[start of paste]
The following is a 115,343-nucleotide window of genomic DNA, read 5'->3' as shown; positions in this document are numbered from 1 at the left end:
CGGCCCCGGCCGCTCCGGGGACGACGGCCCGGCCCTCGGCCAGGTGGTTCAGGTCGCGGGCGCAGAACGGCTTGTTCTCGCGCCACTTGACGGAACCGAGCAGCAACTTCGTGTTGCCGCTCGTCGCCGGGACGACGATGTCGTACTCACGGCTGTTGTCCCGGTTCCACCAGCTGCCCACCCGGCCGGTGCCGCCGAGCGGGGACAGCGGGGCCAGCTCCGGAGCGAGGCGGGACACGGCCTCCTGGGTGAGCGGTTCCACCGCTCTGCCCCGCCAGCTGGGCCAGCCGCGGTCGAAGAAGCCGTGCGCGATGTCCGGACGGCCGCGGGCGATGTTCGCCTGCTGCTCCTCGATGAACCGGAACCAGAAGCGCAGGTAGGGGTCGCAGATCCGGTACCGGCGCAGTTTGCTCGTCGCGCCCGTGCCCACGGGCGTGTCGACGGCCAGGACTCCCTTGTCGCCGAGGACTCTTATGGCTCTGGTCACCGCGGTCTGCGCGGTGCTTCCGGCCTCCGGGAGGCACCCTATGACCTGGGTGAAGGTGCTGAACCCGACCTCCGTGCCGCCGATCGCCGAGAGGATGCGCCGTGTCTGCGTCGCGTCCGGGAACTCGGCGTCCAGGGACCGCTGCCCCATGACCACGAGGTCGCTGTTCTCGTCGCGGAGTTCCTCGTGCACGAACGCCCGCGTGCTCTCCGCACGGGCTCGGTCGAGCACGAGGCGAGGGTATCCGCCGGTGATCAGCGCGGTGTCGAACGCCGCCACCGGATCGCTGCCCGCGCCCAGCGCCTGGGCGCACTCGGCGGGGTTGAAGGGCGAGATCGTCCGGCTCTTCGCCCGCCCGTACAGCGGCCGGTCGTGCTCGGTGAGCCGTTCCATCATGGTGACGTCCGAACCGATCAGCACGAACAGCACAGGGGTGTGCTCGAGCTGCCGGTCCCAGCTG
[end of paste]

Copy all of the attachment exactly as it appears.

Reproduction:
The following is a 115,343-nucleotide window of genomic DNA, read 5'->3' as shown; positions in this document are numbered from 1 at the left end:
CGGCCCCGGCCGCTCCGGGGACGACGGCCCGGCCCTCGGCCAGGTGGTTCAGGTCGCGGGCGCAGAACGGCTTGTTCTCGCGCCACTTGACGGAACCGAGCAGCAACTTCGTGTTGCCGCTCGTCGCCGGGACGACGATGTCGTACTCACGGCTGTTGTCCCGGTTCCACCAGCTGCCCACCCGGCCGGTGCCGCCGAGCGGGGACAGCGGGGCCAGCTCCGGAGCGAGGCGGGACACGGCCTCCTGGGTGAGCGGTTCCACCGCTCTGCCCCGCCAGCTGGGCCAGCCGCGGTCGAAGAAGCCGTGCGCGATGTCCGGACGGCCGCGGGCGATGTTCGCCTGCTGCTCCTCGATGAACCGGAACCAGAAGCGCAGGTAGGGGTCGCAGATCCGGTACCGGCGCAGTTTGCTCGTCGCGCCCGTGCCCACGGGCGTGTCGACGGCCAGGACTCCCTTGTCGCCGAGGACTCTTATGGCTCTGGTCACCGCGGTCTGCGCGGTGCTTCCGGCCTCCGGGAGGCACCCTATGACCTGGGTGAAGGTGCTGAACCCGACCTCCGTGCCGCCGATCGCCGAGAGGATGCGCCGTGTCTGCGTCGCGTCCGGGAACTCGGCGTCCAGGGACCGCTGCCCCATGACCACGAGGTCGCTGTTCTCGTCGCGGAGTTCCTCGTGCACGAACGCCCGCGTGCTCTCCGCACGGGCTCGGTCGAGCACGAGGCGAGGGTATCCGCCGGTGATCAGCGCGGTGTCGAACGCCGCCACCGGATCGCTGCCCGCGCCCAGCGCCTGGGCGCACTCGGCGGGGTTGAAGGGCGAGATCGTCCGGCTCTTCGCCCGCCCGTACAGCGGCCGGTCGTGCTCGGTGAGCCGTTCCATCATGGTGACGTCCGAACCGATCAGCACGAACAGCACAGGGGTGTGCTCGAGCTGCCGGTCCCAGCTG